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A PORTABLE REVOLUTION


James Symons, CEO of LocknCharge, talks about the use of portable computer devices and technology in the cleaning and FM industries and what challenges they present.


Since the introduction of the iPad in 2010 and the rise of digital technology, the world has become a different place. According to Statista, the statistics portal, there have been 31.7m computer tablets shipped in Q1 of 2018 alone. This is a staggering figure.


(https://www.statista.com/statistics/272070/global-tablet-shipments-by-quarter/)


Tablets have led to greater portability, greater flexibility, and improved working conditions, as well as providing a platform for browsing the internet, playing video games, or using convenient apps.


It has to be said that while the cleaning, hygiene and facilities management industry has lagged behind as a whole with digital technology and tablet usage, the enthusiasm for using tablets and digital technology can be said to have been positive. However, a lack of a clear understanding of how tablets could enhance the user experience in this industry could have led to slow adoption of tablets and/or integration into this field.


This is not necessarily a bad thing. Steve Jobs himself was once quoted: “You’ve got to start with the customer experience and work back toward the technology, not the other way around.” The customer, not the technology, must be the core of your strategy, so waiting until we see real benefits for the user of the technology could be perceived as a sensible argument.


In an evolving world where reviews are key to creating brand and customer loyalty, where choice is widespread, and where


34 | FEATURE


competition is thriving, it is important that commercial premises, such as hotels, exhibition centres, shopping centres, or commercial washrooms, are staying ahead of latest trends and visitors are fully satisfied during their visit.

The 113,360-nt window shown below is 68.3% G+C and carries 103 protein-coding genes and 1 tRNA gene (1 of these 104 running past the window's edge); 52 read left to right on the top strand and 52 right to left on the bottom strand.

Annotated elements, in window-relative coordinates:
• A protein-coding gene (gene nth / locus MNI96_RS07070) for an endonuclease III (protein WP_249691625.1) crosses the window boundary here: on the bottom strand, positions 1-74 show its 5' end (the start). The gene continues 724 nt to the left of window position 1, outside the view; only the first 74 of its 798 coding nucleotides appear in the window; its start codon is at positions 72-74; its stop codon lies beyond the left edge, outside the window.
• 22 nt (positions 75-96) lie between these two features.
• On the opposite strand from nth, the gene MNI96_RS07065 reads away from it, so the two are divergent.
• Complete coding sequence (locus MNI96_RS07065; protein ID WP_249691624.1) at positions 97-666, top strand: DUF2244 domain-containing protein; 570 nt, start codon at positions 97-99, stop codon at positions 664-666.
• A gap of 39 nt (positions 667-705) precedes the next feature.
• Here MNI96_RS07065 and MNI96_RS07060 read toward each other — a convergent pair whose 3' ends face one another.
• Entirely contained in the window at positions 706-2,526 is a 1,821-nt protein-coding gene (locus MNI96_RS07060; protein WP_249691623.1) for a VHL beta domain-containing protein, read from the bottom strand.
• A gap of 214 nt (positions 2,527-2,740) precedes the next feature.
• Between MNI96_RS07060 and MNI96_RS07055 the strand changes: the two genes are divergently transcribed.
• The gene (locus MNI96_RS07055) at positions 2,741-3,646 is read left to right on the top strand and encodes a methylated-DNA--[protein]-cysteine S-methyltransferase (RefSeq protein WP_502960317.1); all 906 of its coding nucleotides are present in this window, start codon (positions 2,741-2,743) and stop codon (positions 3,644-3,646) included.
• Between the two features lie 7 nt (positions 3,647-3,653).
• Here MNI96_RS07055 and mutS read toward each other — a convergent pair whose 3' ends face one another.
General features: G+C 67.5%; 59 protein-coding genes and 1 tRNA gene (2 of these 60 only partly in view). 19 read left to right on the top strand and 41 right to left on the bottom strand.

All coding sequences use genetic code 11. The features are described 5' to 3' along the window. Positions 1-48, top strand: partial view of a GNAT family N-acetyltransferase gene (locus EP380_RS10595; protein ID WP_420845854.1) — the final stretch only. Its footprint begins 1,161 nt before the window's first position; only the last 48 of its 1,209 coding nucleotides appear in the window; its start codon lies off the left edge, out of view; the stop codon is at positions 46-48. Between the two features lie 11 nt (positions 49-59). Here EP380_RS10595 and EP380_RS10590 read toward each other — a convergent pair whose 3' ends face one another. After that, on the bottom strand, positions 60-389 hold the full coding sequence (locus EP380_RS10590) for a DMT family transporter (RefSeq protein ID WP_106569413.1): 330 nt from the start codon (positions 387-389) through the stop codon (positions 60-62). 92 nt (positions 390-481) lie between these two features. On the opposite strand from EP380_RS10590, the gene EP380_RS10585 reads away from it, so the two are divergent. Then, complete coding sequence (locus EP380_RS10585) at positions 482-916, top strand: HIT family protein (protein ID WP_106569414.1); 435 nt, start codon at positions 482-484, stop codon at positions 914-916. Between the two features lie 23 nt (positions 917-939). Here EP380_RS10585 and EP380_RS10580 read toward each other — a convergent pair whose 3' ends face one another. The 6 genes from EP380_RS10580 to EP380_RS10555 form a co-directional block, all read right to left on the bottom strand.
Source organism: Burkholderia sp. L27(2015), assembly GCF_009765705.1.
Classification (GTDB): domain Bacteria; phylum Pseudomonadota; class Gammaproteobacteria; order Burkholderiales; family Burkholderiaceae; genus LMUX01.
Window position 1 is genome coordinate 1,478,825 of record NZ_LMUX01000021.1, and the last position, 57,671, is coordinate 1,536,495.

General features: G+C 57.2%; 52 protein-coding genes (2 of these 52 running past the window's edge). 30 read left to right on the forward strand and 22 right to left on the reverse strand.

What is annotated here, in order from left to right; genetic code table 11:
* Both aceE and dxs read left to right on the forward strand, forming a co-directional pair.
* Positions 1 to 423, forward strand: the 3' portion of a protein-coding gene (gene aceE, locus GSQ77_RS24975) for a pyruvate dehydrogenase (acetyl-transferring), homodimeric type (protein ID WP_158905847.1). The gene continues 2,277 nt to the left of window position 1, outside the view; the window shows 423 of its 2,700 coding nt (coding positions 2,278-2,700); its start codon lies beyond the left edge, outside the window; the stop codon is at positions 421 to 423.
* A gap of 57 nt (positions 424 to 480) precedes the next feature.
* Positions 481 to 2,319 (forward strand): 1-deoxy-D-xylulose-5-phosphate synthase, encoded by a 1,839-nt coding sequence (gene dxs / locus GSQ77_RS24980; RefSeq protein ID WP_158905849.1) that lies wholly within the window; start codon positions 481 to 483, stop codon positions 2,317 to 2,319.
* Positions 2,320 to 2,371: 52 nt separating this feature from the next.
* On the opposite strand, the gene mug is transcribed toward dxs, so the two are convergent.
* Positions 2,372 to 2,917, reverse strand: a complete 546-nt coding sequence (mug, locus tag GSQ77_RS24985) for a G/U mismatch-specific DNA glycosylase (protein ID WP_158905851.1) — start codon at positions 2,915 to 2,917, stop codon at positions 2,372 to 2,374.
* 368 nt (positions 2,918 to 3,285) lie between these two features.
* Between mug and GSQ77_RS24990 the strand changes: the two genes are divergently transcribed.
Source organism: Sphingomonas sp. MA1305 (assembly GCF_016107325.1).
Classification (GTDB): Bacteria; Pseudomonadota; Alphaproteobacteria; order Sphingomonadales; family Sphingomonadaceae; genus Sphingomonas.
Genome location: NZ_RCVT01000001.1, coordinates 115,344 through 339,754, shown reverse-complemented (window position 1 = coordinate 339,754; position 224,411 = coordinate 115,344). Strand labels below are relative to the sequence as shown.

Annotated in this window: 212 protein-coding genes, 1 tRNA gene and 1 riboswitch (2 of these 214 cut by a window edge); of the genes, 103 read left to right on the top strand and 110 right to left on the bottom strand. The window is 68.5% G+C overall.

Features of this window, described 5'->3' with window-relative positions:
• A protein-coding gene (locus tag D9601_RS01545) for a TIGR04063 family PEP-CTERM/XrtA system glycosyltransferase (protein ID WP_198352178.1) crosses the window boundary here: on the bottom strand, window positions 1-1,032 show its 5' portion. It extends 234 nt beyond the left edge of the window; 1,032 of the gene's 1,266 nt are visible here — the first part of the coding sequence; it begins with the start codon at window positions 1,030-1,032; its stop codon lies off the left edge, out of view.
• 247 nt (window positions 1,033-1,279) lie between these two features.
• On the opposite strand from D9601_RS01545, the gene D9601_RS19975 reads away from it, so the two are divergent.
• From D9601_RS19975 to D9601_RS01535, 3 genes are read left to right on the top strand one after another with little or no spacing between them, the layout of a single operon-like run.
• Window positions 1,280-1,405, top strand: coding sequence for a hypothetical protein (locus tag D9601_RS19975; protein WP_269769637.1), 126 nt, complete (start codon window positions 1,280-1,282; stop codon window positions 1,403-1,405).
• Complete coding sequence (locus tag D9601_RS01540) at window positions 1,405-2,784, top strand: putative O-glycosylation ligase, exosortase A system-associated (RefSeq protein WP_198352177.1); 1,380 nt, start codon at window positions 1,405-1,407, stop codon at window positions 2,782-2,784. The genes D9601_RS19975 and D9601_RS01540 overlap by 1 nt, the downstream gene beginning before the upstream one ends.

According to Lee Resources, a full-service consulting and training firm, 80% of companies believe they deliver a superior customer experience, but only 8% of customers agree. That is a substantial amount of customers that are potentially dissatisfied with the customer experience – which could stem from a mixture of product satisfaction, service satisfaction and management from a customer service perspective.


This is where tablets come in. Not only can they be used to enhance communication, in addition, tablets have also allowed people to become more advanced and professional at what they do. Sales teams can present from tablets in a much more proficient manner, they can make calls on them (and use tools like Facetime for more personalised conversations). Hotels can use them to check guests into their rooms, while shopping centres can use them to display maps of shops.


Special apps are one technological tablet innovation in the hygiene industry that can help with the customer experience as part of a building’s FM strategy. Service companies can use these apps to help with staff management (clocking in and out of different sites), and also monitor usage of dispensers so they need never


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